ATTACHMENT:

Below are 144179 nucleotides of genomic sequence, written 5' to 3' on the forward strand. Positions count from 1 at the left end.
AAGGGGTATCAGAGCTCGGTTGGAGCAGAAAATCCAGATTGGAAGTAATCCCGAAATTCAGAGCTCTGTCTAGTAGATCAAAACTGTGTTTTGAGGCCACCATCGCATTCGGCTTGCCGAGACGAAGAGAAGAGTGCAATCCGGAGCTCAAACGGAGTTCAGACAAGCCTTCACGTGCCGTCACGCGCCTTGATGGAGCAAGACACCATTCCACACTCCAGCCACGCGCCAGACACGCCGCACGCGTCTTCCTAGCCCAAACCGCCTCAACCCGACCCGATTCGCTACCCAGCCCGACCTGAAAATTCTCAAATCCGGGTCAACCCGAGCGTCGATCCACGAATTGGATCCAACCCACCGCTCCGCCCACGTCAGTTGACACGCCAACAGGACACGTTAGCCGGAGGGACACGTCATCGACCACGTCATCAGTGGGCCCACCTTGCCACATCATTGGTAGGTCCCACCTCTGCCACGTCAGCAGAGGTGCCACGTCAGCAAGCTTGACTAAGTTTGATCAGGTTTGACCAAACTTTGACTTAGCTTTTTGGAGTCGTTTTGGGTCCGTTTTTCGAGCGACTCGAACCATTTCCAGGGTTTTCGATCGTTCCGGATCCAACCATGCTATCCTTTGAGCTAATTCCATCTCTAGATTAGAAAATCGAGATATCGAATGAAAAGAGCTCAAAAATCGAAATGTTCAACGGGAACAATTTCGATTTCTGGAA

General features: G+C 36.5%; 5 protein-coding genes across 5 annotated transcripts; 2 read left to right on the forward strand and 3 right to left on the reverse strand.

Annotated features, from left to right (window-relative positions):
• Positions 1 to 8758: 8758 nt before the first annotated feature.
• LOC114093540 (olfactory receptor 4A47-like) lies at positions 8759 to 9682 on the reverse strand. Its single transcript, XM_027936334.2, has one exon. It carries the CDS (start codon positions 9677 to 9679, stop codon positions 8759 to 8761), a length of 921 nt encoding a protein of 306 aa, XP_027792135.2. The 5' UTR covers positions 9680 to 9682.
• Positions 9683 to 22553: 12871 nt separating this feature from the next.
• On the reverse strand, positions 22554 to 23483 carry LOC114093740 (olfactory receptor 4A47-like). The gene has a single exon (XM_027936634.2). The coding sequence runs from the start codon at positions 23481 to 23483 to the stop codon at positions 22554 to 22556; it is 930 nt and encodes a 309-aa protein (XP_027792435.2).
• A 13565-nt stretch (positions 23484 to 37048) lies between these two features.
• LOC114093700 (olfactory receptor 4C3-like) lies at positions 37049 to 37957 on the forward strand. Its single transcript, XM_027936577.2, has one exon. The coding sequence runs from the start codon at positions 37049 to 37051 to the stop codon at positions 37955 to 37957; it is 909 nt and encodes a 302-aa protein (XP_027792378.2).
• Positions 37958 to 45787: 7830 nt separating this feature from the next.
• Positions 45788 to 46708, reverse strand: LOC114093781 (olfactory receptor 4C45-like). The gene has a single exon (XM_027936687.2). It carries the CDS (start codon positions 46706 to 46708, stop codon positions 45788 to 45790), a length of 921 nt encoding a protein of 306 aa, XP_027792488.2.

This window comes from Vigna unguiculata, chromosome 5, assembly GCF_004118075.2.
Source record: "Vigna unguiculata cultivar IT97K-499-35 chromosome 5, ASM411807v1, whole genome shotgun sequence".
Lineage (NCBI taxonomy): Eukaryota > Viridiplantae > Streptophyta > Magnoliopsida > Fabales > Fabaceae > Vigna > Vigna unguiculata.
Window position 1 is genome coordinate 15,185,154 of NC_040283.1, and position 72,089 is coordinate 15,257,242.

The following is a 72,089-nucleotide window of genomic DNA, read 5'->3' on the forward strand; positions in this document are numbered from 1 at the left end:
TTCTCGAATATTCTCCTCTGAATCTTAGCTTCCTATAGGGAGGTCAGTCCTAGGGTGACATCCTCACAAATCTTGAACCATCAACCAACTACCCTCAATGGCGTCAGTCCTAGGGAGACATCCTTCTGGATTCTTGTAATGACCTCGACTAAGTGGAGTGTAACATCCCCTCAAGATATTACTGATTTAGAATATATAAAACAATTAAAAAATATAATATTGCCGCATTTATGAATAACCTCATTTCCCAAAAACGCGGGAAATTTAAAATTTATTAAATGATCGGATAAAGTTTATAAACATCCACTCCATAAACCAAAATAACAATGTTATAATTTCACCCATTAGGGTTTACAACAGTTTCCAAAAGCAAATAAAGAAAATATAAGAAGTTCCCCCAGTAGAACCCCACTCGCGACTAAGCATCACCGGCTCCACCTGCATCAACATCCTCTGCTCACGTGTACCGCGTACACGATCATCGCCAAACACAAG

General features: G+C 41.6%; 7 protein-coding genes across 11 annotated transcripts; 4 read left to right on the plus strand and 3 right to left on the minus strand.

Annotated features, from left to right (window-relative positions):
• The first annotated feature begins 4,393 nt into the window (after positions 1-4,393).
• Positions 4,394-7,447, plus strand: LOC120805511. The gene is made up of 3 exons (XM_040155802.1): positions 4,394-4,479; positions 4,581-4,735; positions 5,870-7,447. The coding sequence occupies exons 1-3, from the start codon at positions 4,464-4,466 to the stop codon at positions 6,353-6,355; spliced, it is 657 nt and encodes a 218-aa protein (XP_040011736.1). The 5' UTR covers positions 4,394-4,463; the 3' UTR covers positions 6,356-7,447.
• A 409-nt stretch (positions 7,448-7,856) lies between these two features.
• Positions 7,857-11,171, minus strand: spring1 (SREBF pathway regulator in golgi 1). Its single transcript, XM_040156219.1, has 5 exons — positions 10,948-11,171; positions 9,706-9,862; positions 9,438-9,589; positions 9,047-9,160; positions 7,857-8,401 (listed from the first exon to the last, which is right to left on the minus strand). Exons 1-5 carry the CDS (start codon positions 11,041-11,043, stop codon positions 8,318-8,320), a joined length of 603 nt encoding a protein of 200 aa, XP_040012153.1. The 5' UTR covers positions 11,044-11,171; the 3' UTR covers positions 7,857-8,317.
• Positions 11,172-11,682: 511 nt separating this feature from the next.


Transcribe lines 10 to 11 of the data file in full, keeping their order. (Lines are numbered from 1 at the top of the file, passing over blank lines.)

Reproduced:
• LOC114093700 (olfactory receptor 4C3-like) lies at positions 37049 to 37957 on the forward strand. Its single transcript, XM_027936577.2, has one exon. The coding sequence runs from the start codon at positions 37049 to 37051 to the stop codon at positions 37955 to 37957; it is 909 nt and encodes a 302-aa protein (XP_027792378.2).
• Positions 37958 to 45787: 7830 nt separating this feature from the next.